Spatio-temporal degradation detection and modeling future scenarios of embobut forest in Elgeyo Marakwet County, Kenya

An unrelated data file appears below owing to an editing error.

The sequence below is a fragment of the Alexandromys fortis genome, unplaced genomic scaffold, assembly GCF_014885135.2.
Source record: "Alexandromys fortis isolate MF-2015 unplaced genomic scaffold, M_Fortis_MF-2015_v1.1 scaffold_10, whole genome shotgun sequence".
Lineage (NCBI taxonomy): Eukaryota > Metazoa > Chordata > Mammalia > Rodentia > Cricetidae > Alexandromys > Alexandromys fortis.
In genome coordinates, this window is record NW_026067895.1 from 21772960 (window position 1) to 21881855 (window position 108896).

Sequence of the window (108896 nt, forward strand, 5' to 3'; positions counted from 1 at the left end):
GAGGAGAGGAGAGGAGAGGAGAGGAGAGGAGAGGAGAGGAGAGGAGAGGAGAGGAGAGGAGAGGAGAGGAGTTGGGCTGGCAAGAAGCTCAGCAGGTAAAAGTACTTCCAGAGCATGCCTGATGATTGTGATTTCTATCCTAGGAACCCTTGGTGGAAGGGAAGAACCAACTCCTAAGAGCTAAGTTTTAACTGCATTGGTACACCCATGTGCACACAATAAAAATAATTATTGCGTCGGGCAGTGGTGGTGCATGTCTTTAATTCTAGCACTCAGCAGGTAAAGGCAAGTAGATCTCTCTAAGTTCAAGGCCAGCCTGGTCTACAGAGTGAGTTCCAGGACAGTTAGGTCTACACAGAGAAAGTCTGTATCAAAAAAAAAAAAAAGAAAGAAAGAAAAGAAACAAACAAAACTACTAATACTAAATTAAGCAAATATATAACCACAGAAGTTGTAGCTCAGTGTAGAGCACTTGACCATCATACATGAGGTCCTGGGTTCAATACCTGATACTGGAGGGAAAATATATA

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It is evident that forests have been managed for several years in the world, but in most cases especially in the developing world, various regimes have tried to come up with an institutional framework to guide forest management with no much success due to lack of forest monitoring systems. The study entailed detecting forest degradation and modeling forest future scenarios. Analysis of Satellite imagery provided spatial temporal data with ground truthing exercise using Global positioning system was used for data validation. Population census data showing trends of population change over the study period was used to study relationship between population growth and forest trends. The study gave detailed data for the Embobut forest cover, data on trends of forest cover the relationship between forest and population change. The resultant data was used to project future forest scenarios for Embobut forest. The major forest cover types in the study area are; Cupressus lusitanica, Mixed Podocarpus latifolius, Juniperus-Nuxia-Podocarpus factus, Tree ferns Cyathea manniana and Bamboo and Acacia abyssinica and Scrabby grassland, there is also Bare land and rocky and Water Bodies. Cupressus lusitanica, Bare land and rocky and Water Bodies recorded positive changes while all other forest classes decreased in size. The study found a loss of 7,172.31 hectares or 28% forest loss over the study period study period-1986-2011. The study found that deforestation increased as population grew. Cohen’s coefficient showed that the predominant forest class in 2020 will be Tree ferns Cyathea manniana and Bamboo, the land cover that will have the highest increase will be Cupressus lusitanica with additional about 4 000 hectares. In the years 2050 and 2100 Podocarpus latifolius, Juniperus-Nuxia-Podocarpus factus, Acacia abyssica and Scrabby will reduce in size though they remain to be the highest land cover types by 65%, most of the reduction will be due to increase in Cupressus lusitanica, which will cover additional about 5 977 hectares by the year 2050 with a decline to 1 507 hectares by the year 2100. The land cover classes bare land and Rocky will also increase by 2% by the year 2100. The study therefore recommends that reforestation of the areas that were previously forested and to avoid the dominance few land cover types, efforts for reforestation to consider the use of native tree species on their respective ecosystems to retain the indigenous forest types in the study area. For further studies, the researcher recommends inclusion of socio-economical surveys which will capture the demand for forest and forestry products like fuel wood, timber, poles and animal feed.